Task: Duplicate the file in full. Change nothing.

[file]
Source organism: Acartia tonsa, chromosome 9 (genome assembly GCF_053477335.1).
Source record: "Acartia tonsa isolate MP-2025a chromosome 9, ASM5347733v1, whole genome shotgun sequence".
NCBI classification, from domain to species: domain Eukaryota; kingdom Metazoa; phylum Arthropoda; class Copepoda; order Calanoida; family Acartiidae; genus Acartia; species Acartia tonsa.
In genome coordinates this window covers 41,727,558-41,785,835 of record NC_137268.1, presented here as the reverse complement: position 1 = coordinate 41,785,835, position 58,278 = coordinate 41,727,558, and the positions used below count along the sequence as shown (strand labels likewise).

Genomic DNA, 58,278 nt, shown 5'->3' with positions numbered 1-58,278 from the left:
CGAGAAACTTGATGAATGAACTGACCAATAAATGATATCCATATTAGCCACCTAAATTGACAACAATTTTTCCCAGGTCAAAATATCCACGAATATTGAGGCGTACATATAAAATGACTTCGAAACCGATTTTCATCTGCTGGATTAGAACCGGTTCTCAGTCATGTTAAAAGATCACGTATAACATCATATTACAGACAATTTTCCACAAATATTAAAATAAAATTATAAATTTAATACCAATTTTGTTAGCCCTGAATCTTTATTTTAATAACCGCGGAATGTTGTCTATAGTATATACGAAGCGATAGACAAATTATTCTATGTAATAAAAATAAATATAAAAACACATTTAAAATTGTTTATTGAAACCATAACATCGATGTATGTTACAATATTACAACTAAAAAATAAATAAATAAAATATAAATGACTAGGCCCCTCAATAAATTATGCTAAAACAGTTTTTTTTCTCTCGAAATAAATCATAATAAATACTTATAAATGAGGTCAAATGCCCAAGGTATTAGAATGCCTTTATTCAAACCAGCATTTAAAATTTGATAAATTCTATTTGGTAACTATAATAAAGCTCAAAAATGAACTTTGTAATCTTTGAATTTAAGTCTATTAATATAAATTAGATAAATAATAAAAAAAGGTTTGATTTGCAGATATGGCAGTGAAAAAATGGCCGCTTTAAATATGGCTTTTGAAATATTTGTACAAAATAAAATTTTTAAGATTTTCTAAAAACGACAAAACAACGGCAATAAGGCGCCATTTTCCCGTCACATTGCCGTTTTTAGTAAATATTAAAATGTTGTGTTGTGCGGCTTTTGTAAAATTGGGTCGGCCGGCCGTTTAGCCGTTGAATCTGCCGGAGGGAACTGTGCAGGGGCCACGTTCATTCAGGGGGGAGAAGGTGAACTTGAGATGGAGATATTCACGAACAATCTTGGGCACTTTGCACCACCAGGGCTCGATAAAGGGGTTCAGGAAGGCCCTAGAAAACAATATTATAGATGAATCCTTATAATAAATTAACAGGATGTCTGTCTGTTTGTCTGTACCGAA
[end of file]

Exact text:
Source organism: Acartia tonsa, chromosome 9 (genome assembly GCF_053477335.1).
Source record: "Acartia tonsa isolate MP-2025a chromosome 9, ASM5347733v1, whole genome shotgun sequence".
NCBI classification, from domain to species: domain Eukaryota; kingdom Metazoa; phylum Arthropoda; class Copepoda; order Calanoida; family Acartiidae; genus Acartia; species Acartia tonsa.
In genome coordinates this window covers 41,727,558-41,785,835 of record NC_137268.1, presented here as the reverse complement: position 1 = coordinate 41,785,835, position 58,278 = coordinate 41,727,558, and the positions used below count along the sequence as shown (strand labels likewise).

Genomic DNA, 58,278 nt, shown 5'->3' with positions numbered 1-58,278 from the left:
CGAGAAACTTGATGAATGAACTGACCAATAAATGATATCCATATTAGCCACCTAAATTGACAACAATTTTTCCCAGGTCAAAATATCCACGAATATTGAGGCGTACATATAAAATGACTTCGAAACCGATTTTCATCTGCTGGATTAGAACCGGTTCTCAGTCATGTTAAAAGATCACGTATAACATCATATTACAGACAATTTTCCACAAATATTAAAATAAAATTATAAATTTAATACCAATTTTGTTAGCCCTGAATCTTTATTTTAATAACCGCGGAATGTTGTCTATAGTATATACGAAGCGATAGACAAATTATTCTATGTAATAAAAATAAATATAAAAACACATTTAAAATTGTTTATTGAAACCATAACATCGATGTATGTTACAATATTACAACTAAAAAATAAATAAATAAAATATAAATGACTAGGCCCCTCAATAAATTATGCTAAAACAGTTTTTTTTCTCTCGAAATAAATCATAATAAATACTTATAAATGAGGTCAAATGCCCAAGGTATTAGAATGCCTTTATTCAAACCAGCATTTAAAATTTGATAAATTCTATTTGGTAACTATAATAAAGCTCAAAAATGAACTTTGTAATCTTTGAATTTAAGTCTATTAATATAAATTAGATAAATAATAAAAAAAGGTTTGATTTGCAGATATGGCAGTGAAAAAATGGCCGCTTTAAATATGGCTTTTGAAATATTTGTACAAAATAAAATTTTTAAGATTTTCTAAAAACGACAAAACAACGGCAATAAGGCGCCATTTTCCCGTCACATTGCCGTTTTTAGTAAATATTAAAATGTTGTGTTGTGCGGCTTTTGTAAAATTGGGTCGGCCGGCCGTTTAGCCGTTGAATCTGCCGGAGGGAACTGTGCAGGGGCCACGTTCATTCAGGGGGGAGAAGGTGAACTTGAGATGGAGATATTCACGAACAATCTTGGGCACTTTGCACCACCAGGGCTCGATAAAGGGGTTCAGGAAGGCCCTAGAAAACAATATTATAGATGAATCCTTATAATAAATTAACAGGATGTCTGTCTGTTTGTCTGTACCGAA